With the demise of 73 year old former President of Ghana Jerry John Rawlings, another tree from Africa has fallen, taking Ghana to the prosperous shift from a military dictatorship to a prosperous democracy.
Early Life and Career
On June 22, 1947, John Jerry Rawlings was born in Accra, Ghana. After his demise, historians take the fragments of their lives and examine them and eventually give them a position in history. Born to a mother from Ghanaian-African origin and father from White Scottish origin, Jerry John Rawlings was a man of people.
In 1967 Rawlings completed his high school at Achimota College. A short time after he became the part of the Air Force of Ghana. In January of 1969 he graduated and was designated as pilot officer. Just after the coup of 1979, he entered a student group at the University of Ghana where, reading and learning about political and social theories, he established a more leftist ideology.
Rawlings is loved to express the truth to authority with his charm and bravery. In Ghana’s past. He is Ghana’s longest serving President ruling from 1981 till 2001. After having decided to restore the nation to democratic rule after its military rule for more than a decade, moreover he is first Ghana’s President of the Fourth Republic.
After the coup which took place on 31 December 1981, he became Head of State in 1981. Rawlings expelled Hilla Limann who said that civil rule was poor and the economy deteriorated. While not ideal, many note the man with his view and viewpoint was principled and genuine.
Rawlings’ Civilian Rule
Prior to his victory in 1979 and in 1981, Rawlings planned two coups. But with the transition from Ghana to democratic elections, he shocked the detractors. Prior to the 1992 elections, Rawlings founded the National Democratic Congress (NDC) and used it to analyse civilian views in order to promote democratic change. The NDC has published a study which recommends the establishment of a national assembly and the formation of a Prime Minister’s post. This study paved the way for Ghana’s democracy.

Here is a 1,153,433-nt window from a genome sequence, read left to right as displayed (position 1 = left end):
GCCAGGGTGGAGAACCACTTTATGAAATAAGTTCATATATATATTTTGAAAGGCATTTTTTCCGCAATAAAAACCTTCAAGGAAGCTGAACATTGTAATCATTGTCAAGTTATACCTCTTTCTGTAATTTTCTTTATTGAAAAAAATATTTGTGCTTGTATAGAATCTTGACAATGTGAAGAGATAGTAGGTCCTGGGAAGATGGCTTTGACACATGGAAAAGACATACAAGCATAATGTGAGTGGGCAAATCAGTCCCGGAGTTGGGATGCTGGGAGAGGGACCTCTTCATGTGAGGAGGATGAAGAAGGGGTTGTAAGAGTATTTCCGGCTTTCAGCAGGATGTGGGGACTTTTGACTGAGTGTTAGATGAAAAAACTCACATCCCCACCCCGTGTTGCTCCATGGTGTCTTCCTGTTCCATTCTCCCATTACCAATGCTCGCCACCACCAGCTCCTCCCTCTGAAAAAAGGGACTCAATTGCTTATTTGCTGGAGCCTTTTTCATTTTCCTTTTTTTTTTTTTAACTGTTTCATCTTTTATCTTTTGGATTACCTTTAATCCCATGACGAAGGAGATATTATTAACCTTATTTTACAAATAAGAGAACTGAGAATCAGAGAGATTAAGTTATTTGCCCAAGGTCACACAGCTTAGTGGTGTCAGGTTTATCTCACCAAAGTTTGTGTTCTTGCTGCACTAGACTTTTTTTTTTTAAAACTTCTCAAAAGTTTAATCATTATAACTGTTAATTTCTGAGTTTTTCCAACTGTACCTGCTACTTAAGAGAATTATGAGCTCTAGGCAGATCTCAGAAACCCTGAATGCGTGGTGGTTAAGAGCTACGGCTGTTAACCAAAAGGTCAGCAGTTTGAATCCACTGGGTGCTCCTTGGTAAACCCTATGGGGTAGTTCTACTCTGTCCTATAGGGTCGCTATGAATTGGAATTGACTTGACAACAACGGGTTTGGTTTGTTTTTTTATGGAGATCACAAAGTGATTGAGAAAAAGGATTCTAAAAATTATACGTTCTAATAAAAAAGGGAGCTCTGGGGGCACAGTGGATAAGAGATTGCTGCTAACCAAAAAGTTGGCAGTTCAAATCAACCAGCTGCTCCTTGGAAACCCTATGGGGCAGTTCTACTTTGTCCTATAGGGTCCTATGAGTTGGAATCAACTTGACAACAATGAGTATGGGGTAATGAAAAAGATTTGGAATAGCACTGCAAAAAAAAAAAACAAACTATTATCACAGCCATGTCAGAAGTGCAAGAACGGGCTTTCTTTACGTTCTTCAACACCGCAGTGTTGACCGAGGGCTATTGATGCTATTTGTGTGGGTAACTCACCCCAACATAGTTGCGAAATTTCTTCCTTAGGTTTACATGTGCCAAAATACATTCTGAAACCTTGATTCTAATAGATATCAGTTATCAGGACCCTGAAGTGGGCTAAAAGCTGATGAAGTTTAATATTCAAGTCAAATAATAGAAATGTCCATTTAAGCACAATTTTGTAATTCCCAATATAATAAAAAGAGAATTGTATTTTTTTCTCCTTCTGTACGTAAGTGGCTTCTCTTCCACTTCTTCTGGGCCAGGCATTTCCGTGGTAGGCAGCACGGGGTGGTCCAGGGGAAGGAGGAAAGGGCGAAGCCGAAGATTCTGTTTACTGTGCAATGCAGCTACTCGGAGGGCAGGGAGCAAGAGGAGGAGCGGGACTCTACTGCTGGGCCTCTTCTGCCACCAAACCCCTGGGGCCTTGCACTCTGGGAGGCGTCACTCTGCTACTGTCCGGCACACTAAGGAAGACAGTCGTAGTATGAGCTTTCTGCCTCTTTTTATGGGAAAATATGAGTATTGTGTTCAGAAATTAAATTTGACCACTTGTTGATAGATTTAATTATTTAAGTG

After leaving, Rawlings remained an African Union delegate in Somalia, a democratic force broker in the Ghana region, whilst working in a variety of foreign diplomatic roles. “The most remarkable thing that Ghanaians will remember Jerry Rawlings for is that he handed over power to a civilian moreover from the opposition something unheard of not only in Ghana but across Africa,” Micah said. “The Ghanaians liked Jerry for being transparent. In his affairs and everything he said stalwart parties or high officials, he was truthful. They loved him.
In 1995, he delivered a paper named Vision 2020 to Ghana’s Parliament, proposing an ambitious long-term strategy to enhance the human and economic growth of their countries and their networks, as well as rural and urban development. In the 1960s, Singapore had been a middle revenue nation, according to Rawlings, but its illusion was shattered after his replacement John Kuffour had different ambitions for growth. The first move was to pursue Singapore’s example.
Alliance with other Nations
In a “Solidarity of the struggle” Mr. Rawlings allied with the countries of Suriname, Nicaragua, Cuba, Burkina and Faso; he also formed strategic partnerships with the Caribbean countries and some other African countries.
In 1989, Mr. Rawlings welcomed Hon. Minister Louis Farrakhan in Ghana to open a Nation of Islam office which would serve the African Region, against the desires of many advisors who were risking the wrath of America and Britain, and made a move against a determined attempt by the U.S. government to obstruct the reception of Minister Farrakhan by African politicians.
Man of People
Mr. Rawlings claimed he abstained even after his rule, according to observers of his management. After having stepped down, Mr. Rawlings advocated the common man and was close to the citizens owing to constitutional terms limitations.
Ghanaians recall him in Ghana, where Rawlings is nicely recognised as ‘Papa Yay’ – as a warrior in all times who after his time of office, instituted peacefully and democratically shifted influence. The supporters kept the group that they established and worked twice as the elected president of Ghana – the “National Democratic Congress” or NDC, during a vigil in Accra.
“Our founder who has been a legend, and he is still a legend for centuries to come, his legacy reigns, and we are still going to have him in our memory. NDC, as a party, we are going to celebrate a week-long for our departed hero” said the Hajai Mariama Zakeri, NDC organisers.
In 2001, Rawlings shocked analysts, but he managed to dominate Ghana. In 2001 he quit office again. The supporters wept outside his home in Accra after Rawlings’ death on November 12 when the top officials of his party came to meet his family.
Treatment with Refugees
Hundreds and thousands of refugees from Liberia were hosted by Mr Rawlings, displaced in Ghana by a vicious civil war which he had managed to alleviate as a leader of Ghana. President Rawlings has survived by his wife, Nana Konadu Agyeman-Rawlings, a candidate for president in elections next month; his 3 daughters; and one sibling, who has passed away two months after Victoria’s mum. President Rawlings will not be overlooked as they leave a global family benefitting from his commitment.
Author: Teejay Okunlola